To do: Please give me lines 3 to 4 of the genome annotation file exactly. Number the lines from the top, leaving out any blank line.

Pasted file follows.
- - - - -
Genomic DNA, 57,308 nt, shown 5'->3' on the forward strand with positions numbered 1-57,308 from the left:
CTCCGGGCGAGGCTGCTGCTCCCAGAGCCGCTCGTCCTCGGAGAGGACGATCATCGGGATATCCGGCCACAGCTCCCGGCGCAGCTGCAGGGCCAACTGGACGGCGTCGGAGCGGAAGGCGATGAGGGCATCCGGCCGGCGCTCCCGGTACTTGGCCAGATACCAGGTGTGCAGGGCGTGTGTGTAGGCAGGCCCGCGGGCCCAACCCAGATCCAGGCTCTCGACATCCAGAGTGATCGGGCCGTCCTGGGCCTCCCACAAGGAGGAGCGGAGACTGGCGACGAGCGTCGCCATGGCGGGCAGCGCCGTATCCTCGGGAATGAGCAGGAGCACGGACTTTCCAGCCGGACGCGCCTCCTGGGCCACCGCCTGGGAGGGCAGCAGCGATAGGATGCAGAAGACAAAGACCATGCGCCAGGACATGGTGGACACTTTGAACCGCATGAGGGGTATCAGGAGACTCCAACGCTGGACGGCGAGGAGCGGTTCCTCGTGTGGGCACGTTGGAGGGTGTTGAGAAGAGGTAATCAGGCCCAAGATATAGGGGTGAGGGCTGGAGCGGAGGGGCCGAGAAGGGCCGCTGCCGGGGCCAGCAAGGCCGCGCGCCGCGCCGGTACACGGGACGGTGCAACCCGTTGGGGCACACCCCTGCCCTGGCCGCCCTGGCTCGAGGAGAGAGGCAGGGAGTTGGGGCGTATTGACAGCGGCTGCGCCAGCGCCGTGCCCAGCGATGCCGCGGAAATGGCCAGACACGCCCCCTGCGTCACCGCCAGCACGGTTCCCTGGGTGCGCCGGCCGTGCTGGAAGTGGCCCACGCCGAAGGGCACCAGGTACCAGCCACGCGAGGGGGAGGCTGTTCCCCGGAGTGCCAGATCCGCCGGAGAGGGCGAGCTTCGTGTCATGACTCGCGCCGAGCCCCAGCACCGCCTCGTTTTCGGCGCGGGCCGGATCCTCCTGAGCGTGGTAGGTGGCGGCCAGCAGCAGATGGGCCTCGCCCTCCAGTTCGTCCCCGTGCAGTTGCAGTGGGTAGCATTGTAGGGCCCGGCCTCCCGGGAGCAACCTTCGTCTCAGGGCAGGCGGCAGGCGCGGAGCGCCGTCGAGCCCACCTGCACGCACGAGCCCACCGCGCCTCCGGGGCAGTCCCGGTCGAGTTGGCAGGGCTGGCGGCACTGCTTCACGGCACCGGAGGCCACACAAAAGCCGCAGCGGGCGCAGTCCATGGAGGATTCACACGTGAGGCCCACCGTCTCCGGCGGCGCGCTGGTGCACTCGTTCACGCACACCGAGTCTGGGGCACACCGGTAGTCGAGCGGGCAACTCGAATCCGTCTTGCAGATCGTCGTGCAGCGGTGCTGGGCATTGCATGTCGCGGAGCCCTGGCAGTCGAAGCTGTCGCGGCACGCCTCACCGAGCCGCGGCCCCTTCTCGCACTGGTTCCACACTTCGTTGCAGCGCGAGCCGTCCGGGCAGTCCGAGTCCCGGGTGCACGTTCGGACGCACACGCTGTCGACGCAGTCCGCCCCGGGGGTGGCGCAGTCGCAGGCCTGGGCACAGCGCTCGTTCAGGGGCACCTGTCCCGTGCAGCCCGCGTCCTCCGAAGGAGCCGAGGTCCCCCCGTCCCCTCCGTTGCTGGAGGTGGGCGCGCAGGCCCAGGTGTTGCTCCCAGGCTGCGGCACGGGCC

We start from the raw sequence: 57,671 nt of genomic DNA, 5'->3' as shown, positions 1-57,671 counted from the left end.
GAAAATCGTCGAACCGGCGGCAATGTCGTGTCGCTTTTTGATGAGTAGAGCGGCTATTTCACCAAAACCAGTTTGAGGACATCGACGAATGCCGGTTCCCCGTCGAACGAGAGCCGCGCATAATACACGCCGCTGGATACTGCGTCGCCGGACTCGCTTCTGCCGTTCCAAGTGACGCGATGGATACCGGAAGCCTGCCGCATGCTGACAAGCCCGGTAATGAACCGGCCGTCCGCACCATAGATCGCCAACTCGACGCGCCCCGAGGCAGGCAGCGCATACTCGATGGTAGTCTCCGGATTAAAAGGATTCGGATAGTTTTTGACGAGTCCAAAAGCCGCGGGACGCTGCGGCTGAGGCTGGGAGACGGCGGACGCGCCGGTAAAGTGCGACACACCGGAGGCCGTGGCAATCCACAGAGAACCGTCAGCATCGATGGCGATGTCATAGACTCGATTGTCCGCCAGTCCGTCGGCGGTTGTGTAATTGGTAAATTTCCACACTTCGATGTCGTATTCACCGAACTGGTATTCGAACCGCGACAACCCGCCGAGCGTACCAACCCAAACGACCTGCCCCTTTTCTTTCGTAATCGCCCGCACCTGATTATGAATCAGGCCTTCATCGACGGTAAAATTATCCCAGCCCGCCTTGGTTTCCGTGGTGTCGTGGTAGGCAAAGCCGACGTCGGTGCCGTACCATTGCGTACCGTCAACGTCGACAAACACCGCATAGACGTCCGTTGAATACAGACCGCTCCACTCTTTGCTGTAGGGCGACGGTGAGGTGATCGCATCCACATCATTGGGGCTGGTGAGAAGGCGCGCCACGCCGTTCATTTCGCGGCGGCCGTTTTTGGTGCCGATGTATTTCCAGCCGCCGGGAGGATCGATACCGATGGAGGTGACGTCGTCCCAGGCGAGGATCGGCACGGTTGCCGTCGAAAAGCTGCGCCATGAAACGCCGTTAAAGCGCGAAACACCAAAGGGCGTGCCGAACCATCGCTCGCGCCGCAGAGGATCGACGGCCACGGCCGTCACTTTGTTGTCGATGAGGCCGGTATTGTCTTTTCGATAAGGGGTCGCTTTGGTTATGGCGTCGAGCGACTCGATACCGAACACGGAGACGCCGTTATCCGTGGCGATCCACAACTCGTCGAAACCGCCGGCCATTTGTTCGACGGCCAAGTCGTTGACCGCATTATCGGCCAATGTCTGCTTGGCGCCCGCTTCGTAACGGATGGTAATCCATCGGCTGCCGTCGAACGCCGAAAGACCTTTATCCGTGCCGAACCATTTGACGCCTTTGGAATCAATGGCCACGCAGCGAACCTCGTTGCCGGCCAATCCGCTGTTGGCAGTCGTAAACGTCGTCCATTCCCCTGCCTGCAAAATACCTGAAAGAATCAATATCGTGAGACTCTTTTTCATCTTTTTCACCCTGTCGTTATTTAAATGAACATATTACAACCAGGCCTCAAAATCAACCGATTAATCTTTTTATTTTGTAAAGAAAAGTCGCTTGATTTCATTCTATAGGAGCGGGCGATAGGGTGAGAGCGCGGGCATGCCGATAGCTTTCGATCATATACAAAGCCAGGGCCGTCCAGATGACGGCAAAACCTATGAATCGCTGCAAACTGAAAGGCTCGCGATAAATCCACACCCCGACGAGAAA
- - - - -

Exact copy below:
We start from the raw sequence: 57,671 nt of genomic DNA, 5'->3' as shown, positions 1-57,671 counted from the left end.
GAAAATCGTCGAACCGGCGGCAATGTCGTGTCGCTTTTTGATGAGTAGAGCGGCTATTTCACCAAAACCAGTTTGAGGACATCGACGAATGCCGGTTCCCCGTCGAACGAGAGCCGCGCATAATACACGCCGCTGGATACTGCGTCGCCGGACTCGCTTCTGCCGTTCCAAGTGACGCGATGGATACCGGAAGCCTGCCGCATGCTGACAAGCCCGGTAATGAACCGGCCGTCCGCACCATAGATCGCCAACTCGACGCGCCCCGAGGCAGGCAGCGCATACTCGATGGTAGTCTCCGGATTAAAAGGATTCGGATAGTTTTTGACGAGTCCAAAAGCCGCGGGACGCTGCGGCTGAGGCTGGGAGACGGCGGACGCGCCGGTAAAGTGCGACACACCGGAGGCCGTGGCAATCCACAGAGAACCGTCAGCATCGATGGCGATGTCATAGACTCGATTGTCCGCCAGTCCGTCGGCGGTTGTGTAATTGGTAAATTTCCACACTTCGATGTCGTATTCACCGAACTGGTATTCGAACCGCGACAACCCGCCGAGCGTACCAACCCAAACGACCTGCCCCTTTTCTTTCGTAATCGCCCGCACCTGATTATGAATCAGGCCTTCATCGACGGTAAAATTATCCCAGCCCGCCTTGGTTTCCGTGGTGTCGTGGTAGGCAAAGCCGACGTCGGTGCCGTACCATTGCGTACCGTCAACGTCGACAAACACCGCATAGACGTCCGTTGAATACAGACCGCTCCACTCTTTGCTGTAGGGCGACGGTGAGGTGATCGCATCCACATCATTGGGGCTGGTGAGAAGGCGCGCCACGCCGTTCATTTCGCGGCGGCCGTTTTTGGTGCCGATGTATTTCCAGCCGCCGGGAGGATCGATACCGATGGAGGTGACGTCGTCCCAGGCGAGGATCGGCACGGTTGCCGTCGAAAAGCTGCGCCATGAAACGCCGTTAAAGCGCGAAACACCAAAGGGCGTGCCGAACCATCGCTCGCGCCGCAGAGGATCGACGGCCACGGCCGTCACTTTGTTGTCGATGAGGCCGGTATTGTCTTTTCGATAAGGGGTCGCTTTGGTTATGGCGTCGAGCGACTCGATACCGAACACGGAGACGCCGTTATCCGTGGCGATCCACAACTCGTCGAAACCGCCGGCCATTTGTTCGACGGCCAAGTCGTTGACCGCATTATCGGCCAATGTCTGCTTGGCGCCCGCTTCGTAACGGATGGTAATCCATCGGCTGCCGTCGAACGCCGAAAGACCTTTATCCGTGCCGAACCATTTGACGCCTTTGGAATCAATGGCCACGCAGCGAACCTCGTTGCCGGCCAATCCGCTGTTGGCAGTCGTAAACGTCGTCCATTCCCCTGCCTGCAAAATACCTGAAAGAATCAATATCGTGAGACTCTTTTTCATCTTTTTCACCCTGTCGTTATTTAAATGAACATATTACAACCAGGCCTCAAAATCAACCGATTAATCTTTTTATTTTGTAAAGAAAAGTCGCTTGATTTCATTCTATAGGAGCGGGCGATAGGGTGAGAGCGCGGGCATGCCGATAGCTTTCGATCATATACAAAGCCAGGGCCGTCCAGATGACGGCAAAACCTATGAATCGCTGCAAACTGAAAGGCTCGCGATAAATCCACACCCCGACGAGAAA